SQLStatement: delete from orders where CustomerId = '$V(CustomerId)'
Where $V(CustomerId) will be replaced by the value of CustomerId field in the HTML form posted to the server.
You can create HTML files to display database contents dynamically using SQLData template tokens. The server needs more information in order to complete the task, including where to get, how to operate and what to show. You can specify such information as parameters in an HTTP request similar to the following:
http://www.myserver.com/record_browser.html?DataSource=MyData&SQLStatement=select * from customer
This defines not only the HTML page, but also the data source and the SQL statement. There are problems with the URL. First, it is not convenient, user has to type in a long string in order to get the result. Secondly, users may not know anything about SQL and thus could not use it. Procedures are designed to solve these problems.
Different from reports, which is primarily for queries, procedures can contain any SQL statements, and thus can be used for manipulating database records.
Adding a procedure
Procedures are stored in the TableLogic table of the SQLDataSystem data source. Here is how to add a procedure into the system:
The following shows a procedure that retrieves orders of large quantities.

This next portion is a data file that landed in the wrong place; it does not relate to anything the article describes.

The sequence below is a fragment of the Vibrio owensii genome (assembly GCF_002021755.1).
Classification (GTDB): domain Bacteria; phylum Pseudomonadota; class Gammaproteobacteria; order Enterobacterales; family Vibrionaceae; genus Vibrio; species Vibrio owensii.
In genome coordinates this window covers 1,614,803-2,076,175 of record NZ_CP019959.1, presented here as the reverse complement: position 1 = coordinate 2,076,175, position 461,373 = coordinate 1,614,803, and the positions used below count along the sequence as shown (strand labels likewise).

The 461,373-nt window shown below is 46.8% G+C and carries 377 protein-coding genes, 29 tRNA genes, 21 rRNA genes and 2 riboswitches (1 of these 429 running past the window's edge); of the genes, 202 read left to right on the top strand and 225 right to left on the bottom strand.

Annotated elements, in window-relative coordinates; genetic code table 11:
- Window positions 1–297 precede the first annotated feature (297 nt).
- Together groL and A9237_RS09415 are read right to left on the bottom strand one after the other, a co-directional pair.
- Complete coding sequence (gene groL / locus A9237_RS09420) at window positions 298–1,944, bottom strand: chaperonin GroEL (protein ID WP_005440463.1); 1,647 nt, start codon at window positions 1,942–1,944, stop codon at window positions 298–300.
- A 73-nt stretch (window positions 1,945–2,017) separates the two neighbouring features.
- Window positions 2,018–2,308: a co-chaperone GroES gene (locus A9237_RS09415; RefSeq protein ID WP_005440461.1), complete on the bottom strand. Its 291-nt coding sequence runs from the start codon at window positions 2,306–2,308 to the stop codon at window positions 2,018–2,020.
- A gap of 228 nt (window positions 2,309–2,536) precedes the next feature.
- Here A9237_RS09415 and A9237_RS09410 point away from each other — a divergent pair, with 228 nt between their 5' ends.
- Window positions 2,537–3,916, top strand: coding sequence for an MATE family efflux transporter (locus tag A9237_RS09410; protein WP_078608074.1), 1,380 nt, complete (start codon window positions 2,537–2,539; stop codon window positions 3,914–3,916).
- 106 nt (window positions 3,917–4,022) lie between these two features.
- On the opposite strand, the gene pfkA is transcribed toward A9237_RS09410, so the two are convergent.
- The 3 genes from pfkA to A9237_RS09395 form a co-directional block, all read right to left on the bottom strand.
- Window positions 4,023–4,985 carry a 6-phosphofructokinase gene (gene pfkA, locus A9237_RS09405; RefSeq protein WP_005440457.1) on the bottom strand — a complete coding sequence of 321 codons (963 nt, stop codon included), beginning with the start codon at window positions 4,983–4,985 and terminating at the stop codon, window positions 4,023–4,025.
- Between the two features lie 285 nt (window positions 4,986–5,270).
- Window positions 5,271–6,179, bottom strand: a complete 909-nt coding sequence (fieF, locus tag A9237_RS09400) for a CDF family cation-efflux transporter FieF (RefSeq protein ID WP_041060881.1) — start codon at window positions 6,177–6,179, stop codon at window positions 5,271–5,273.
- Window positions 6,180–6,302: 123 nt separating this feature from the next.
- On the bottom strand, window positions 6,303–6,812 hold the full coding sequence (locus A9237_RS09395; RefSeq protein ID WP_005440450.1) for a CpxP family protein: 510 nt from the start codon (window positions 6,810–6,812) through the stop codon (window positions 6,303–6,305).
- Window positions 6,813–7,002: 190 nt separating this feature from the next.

SQLStatement: select * from orders where quantity > 1000
Procedures are reference by name. For example, once the procedure LargeOrder is defined you can use:
in your HTML file either as a hyperlink or as an URL in your browser. This instructs the server to execute the procedure named LargeOrder and to use the recod_browser.html to display the result set.
Resources are the things you want to offer through the web server. There are different type of resources you can manage and control using the SQLData server:
Resources are stored in a table named RESOURCE in the SQLDataSystem database. The server loads the resources at startup and caches them in memory for efficiency. This means any changes in the resource table will not be reflected unless the server is restarted.
The columns in the resource table are defined as follows:
Set up virtual directories
A virtual directory is a directory name that can be used in an URL for accessing files under the directory. There must be a physical directory for each virtual directory. To set up a virtual directory:
Create Virtual Data Sources (VDS)
A virtual data source is a data source exists on another machine, but can be accessed just like a local ODBC data source. You can perform distributed data access using VDS.
To set up a virtual directory, select DataSource as the ResourceType and enter the location of the data source in the RESOURCE table. The location of the physical data source is specified using the following format: